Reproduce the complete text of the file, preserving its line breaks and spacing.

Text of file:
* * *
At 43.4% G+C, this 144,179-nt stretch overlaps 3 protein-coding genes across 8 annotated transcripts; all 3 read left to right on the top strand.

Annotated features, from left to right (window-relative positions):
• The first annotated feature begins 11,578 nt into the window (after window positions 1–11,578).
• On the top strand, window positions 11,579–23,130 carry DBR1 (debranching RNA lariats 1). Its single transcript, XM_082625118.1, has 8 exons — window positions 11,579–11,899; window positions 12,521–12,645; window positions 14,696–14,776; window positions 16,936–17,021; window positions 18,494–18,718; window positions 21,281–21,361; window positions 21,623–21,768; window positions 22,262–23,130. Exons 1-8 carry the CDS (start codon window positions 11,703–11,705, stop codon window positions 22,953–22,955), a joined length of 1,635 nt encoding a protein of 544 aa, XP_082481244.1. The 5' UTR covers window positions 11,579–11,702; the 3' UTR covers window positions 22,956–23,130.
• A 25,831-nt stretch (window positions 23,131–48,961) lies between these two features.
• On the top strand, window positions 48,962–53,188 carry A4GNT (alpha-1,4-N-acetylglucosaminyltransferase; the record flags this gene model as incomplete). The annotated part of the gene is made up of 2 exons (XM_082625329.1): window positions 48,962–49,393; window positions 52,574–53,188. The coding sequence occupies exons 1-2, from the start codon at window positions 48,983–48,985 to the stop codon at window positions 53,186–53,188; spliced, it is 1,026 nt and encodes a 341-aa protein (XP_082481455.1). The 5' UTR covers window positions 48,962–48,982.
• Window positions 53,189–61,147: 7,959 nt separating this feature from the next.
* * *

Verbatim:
At 43.4% G+C, this 144,179-nt stretch overlaps 3 protein-coding genes across 8 annotated transcripts; all 3 read left to right on the top strand.

Annotated features, from left to right (window-relative positions):
• The first annotated feature begins 11,578 nt into the window (after window positions 1–11,578).
• On the top strand, window positions 11,579–23,130 carry DBR1 (debranching RNA lariats 1). Its single transcript, XM_082625118.1, has 8 exons — window positions 11,579–11,899; window positions 12,521–12,645; window positions 14,696–14,776; window positions 16,936–17,021; window positions 18,494–18,718; window positions 21,281–21,361; window positions 21,623–21,768; window positions 22,262–23,130. Exons 1-8 carry the CDS (start codon window positions 11,703–11,705, stop codon window positions 22,953–22,955), a joined length of 1,635 nt encoding a protein of 544 aa, XP_082481244.1. The 5' UTR covers window positions 11,579–11,702; the 3' UTR covers window positions 22,956–23,130.
• A 25,831-nt stretch (window positions 23,131–48,961) lies between these two features.
• On the top strand, window positions 48,962–53,188 carry A4GNT (alpha-1,4-N-acetylglucosaminyltransferase; the record flags this gene model as incomplete). The annotated part of the gene is made up of 2 exons (XM_082625329.1): window positions 48,962–49,393; window positions 52,574–53,188. The coding sequence occupies exons 1-2, from the start codon at window positions 48,983–48,985 to the stop codon at window positions 53,186–53,188; spliced, it is 1,026 nt and encodes a 341-aa protein (XP_082481455.1). The 5' UTR covers window positions 48,962–48,982.
• Window positions 53,189–61,147: 7,959 nt separating this feature from the next.